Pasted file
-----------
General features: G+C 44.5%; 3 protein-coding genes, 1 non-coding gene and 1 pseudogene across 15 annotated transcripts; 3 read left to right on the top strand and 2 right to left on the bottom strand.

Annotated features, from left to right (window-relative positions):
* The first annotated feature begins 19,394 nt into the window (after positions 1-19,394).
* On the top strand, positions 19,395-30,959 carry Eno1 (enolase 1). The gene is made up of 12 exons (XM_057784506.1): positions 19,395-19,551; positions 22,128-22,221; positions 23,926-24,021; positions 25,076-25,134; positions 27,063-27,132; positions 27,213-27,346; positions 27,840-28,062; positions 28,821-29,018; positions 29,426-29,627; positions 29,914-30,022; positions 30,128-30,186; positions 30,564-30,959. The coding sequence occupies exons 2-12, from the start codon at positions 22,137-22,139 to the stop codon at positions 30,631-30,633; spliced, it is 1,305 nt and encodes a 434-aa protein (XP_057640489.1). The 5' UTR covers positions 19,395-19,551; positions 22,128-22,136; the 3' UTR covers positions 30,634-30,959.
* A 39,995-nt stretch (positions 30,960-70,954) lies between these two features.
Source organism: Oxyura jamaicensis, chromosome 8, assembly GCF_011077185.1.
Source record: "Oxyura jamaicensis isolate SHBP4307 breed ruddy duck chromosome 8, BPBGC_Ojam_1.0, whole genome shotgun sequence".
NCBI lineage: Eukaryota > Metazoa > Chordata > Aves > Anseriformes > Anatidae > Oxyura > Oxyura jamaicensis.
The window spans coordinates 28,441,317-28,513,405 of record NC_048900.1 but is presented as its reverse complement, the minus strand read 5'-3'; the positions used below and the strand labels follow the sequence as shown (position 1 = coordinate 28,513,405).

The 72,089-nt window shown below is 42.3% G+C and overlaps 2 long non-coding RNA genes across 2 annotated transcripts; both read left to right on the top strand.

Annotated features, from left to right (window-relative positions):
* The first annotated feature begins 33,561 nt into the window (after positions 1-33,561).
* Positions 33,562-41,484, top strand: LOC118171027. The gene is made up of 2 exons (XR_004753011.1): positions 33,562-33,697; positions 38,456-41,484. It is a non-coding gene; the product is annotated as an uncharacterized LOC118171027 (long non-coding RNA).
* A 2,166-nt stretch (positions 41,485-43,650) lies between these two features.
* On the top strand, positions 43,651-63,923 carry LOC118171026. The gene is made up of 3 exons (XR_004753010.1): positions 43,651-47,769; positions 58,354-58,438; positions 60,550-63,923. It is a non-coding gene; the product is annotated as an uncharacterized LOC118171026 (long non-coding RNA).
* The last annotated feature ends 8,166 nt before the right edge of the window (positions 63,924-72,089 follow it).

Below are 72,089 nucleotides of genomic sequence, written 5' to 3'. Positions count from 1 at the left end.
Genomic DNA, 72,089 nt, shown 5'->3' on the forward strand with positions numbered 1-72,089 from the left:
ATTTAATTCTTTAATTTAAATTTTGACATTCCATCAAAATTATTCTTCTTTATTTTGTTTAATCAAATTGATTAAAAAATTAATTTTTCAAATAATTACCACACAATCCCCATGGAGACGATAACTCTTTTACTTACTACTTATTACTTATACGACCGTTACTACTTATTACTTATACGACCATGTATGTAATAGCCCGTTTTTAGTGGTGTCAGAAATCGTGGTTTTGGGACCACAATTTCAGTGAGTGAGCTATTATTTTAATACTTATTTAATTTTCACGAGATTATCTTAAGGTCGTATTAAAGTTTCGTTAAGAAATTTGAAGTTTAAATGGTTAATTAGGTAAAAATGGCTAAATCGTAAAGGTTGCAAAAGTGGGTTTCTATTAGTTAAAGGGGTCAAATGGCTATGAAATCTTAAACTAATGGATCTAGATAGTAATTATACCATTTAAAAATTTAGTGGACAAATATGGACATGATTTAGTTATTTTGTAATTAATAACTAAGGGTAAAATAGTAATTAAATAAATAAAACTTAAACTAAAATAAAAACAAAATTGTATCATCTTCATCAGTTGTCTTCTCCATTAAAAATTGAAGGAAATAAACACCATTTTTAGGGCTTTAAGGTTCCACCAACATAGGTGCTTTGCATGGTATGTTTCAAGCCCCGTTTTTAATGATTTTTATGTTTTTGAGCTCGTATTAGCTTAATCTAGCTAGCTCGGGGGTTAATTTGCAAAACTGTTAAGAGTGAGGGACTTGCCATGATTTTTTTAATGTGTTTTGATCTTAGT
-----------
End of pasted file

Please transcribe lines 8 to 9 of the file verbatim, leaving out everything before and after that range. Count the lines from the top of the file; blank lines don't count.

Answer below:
NCBI lineage: Eukaryota > Metazoa > Chordata > Aves > Anseriformes > Anatidae > Oxyura > Oxyura jamaicensis.
The window spans coordinates 28,441,317-28,513,405 of record NC_048900.1 but is presented as its reverse complement, the minus strand read 5'-3'; the positions used below and the strand labels follow the sequence as shown (position 1 = coordinate 28,513,405).